The text and some explanation of The Preamble to the U.S. Constitution. For the full text and further explanation of the entire U.S. Constitution-the Preamble, the Articles of …
U.S. Constitution: The Articles of Confederation, 1-7.
The text and some explanation of the 7 Articles of Confederation of the U.S. Constitution. Article I: Legislative Article II: Executive Article III: Judicial Article IV: States Article V: Amendment …
U.S. Constitution: The Bill Of Rights-Amendments 1-10
The text and some explanation of the Bill of Rights (Amendments 1-10) of the U.S. Constitution. I: Establishment and free exercise of religion; freedom of the press/speech/assembly/petition. II: To keep …
U.S. Constitution: Amendments 11-27
The text and some explanation of Amendments #11-27 of the U.S. Constitution. XI: Suits against a State. XII: Electoral College. XIII: Abolition of slavery. XIV: Citizenship; state …
Dr. Ben Carson
With Barack & Michelle Obama sitting by, taking it manfully: “PC is dangerous,” he says, “it muffles people.
The Third Debate:
Here a whopper, there a whopper!
“This has been probably the biggest whopper that’s been told during the course of this campaign,” Obama protested.
No Need to Panic About Global Warming
A candidate for public office in any contemporary democracy may have to consider what, if anything, to do about “global warming.” Candidates should understand that the oft-repeated claim that nearly all scientists demand that something dramatic be done to stop global warming is not true. In fact, a large and growing number of distinguished scientists and engineers do not agree that drastic actions on global warming are needed.
Bloomberg’s Broken Windows
In 1982, two social scientists—George L. Kelling and James Q. Wilson—published an article in the Atlantic in which they argued that a city window left broken is an invitation to further disorder. Their message was as simple as it was unconventional. Sweat the small stuff (graffiti, aggressive panhandling, petty crime) and you’ll stop problems before they grow bigger.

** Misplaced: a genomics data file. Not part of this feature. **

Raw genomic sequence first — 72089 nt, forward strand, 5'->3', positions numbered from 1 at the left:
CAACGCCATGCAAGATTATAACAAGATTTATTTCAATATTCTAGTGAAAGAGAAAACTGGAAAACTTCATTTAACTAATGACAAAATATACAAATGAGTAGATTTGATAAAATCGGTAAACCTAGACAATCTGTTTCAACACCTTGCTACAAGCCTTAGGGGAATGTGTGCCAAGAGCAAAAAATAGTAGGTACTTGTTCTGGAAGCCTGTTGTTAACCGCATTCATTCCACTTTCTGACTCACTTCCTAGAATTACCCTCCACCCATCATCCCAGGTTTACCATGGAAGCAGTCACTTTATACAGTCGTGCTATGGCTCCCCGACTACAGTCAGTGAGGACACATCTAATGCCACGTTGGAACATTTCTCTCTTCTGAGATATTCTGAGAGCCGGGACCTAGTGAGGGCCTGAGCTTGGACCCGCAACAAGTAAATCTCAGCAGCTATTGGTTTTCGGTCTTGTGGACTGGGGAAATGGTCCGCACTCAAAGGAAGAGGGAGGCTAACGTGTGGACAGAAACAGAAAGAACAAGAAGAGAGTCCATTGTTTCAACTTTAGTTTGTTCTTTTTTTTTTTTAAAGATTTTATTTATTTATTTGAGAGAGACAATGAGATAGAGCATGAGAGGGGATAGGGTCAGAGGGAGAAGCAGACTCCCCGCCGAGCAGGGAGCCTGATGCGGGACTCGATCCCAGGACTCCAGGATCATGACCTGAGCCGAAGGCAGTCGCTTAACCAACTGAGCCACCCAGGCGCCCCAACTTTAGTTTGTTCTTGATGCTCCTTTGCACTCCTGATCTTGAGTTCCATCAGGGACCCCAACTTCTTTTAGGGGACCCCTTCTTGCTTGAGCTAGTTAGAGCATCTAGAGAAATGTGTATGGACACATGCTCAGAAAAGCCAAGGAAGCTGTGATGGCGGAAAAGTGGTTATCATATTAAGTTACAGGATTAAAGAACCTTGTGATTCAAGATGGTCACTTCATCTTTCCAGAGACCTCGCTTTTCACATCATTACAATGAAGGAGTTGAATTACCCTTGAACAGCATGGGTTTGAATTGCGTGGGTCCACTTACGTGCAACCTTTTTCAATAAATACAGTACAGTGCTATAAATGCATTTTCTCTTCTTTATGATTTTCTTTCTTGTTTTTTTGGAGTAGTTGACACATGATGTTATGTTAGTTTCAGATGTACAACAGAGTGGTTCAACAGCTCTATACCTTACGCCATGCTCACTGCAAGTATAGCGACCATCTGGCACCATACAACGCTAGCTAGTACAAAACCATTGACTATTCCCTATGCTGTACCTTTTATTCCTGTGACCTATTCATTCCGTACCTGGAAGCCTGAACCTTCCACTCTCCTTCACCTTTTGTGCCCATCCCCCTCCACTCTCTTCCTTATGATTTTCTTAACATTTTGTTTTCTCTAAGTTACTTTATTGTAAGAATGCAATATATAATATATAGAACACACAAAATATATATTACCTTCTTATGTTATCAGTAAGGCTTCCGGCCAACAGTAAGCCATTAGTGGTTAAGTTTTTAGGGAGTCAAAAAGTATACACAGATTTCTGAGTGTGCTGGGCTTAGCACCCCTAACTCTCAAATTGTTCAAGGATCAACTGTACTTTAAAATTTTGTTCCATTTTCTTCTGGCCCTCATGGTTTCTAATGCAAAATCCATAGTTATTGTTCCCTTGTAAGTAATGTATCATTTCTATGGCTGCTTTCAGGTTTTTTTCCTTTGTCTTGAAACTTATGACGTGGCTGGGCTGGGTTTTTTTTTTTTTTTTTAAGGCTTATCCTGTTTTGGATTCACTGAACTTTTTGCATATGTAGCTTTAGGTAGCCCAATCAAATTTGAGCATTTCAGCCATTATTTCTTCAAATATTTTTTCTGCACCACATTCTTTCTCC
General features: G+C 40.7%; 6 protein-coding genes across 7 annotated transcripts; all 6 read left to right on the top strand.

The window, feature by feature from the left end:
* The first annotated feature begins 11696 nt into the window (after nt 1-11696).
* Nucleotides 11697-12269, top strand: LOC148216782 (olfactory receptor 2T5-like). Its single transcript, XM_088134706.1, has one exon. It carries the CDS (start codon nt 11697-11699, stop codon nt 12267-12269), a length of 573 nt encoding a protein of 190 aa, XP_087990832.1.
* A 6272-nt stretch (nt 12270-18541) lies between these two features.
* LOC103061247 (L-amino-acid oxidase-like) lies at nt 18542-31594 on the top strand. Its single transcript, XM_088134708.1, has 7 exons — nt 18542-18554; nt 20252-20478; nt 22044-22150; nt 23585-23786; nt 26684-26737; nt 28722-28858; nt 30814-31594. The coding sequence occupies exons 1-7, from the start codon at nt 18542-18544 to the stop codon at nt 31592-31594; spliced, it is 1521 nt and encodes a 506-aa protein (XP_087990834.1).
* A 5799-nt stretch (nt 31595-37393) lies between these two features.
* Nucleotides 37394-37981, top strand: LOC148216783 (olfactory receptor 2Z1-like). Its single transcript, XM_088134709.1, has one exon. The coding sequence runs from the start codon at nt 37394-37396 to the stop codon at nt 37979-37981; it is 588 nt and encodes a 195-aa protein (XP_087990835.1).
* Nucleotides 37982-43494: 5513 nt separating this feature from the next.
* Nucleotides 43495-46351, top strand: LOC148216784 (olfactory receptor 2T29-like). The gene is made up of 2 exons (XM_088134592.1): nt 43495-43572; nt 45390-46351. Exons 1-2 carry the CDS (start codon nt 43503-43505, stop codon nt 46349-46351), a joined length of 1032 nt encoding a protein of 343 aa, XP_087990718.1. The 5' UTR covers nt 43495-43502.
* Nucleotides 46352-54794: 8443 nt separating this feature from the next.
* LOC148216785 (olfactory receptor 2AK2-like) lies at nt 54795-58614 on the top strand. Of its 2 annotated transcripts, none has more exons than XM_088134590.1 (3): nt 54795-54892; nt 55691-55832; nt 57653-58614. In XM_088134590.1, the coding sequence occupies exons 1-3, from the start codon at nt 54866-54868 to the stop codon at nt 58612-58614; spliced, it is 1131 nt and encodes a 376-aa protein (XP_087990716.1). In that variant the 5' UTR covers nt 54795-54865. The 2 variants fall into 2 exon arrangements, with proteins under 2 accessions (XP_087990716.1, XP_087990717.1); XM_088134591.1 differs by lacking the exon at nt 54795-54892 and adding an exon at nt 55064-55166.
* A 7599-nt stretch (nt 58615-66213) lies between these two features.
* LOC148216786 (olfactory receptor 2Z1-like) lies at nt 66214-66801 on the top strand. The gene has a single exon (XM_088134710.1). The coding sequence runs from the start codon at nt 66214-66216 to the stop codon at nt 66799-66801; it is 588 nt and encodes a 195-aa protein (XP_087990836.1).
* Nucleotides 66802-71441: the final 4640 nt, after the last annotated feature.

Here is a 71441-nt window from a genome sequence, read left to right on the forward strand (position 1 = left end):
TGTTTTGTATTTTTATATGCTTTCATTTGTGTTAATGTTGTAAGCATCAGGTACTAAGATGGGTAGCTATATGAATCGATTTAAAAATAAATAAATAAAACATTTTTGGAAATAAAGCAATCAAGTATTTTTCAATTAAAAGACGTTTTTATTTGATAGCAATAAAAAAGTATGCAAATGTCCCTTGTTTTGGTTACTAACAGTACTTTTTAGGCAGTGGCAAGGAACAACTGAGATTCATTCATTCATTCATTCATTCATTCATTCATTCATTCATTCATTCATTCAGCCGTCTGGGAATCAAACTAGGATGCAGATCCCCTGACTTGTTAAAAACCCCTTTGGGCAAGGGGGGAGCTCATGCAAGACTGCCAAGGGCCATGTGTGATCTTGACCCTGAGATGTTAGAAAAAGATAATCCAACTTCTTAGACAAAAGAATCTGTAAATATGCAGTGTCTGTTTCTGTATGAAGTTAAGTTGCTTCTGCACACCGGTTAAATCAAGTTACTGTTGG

In the three decades since, mayors and police chiefs across America have transformed their cities by taking the broken-window message to heart, especially in New York. Now Occupy Wall Street has taken a high-profile part of Manhattan and turned it into an anarchist campground worse than the Tompkins Square Park of the 1980s, when it stood for the worst of New York—encampments of the homeless and a haven for drug dealing. The OWS protesters seem to have no fear of Michael Bloomberg: A sign at one entryway warns hizzoner that if he tries to interfere, he will be the one arrested.
The Republican Who Can Win
To win the presidency in 2012, the Republican candidate will require certain strengths. Among them, a credible passion for ideas other than cost-cutting and small government. He or she will have to speak in the voice of Americans who know in their bones the extraordinary character of their democracy, and that voice will have to ring out steadily. That Republican candidate will need, no less, the ability to talk about matters like Medicare and Social Security without terrorizing the electorate.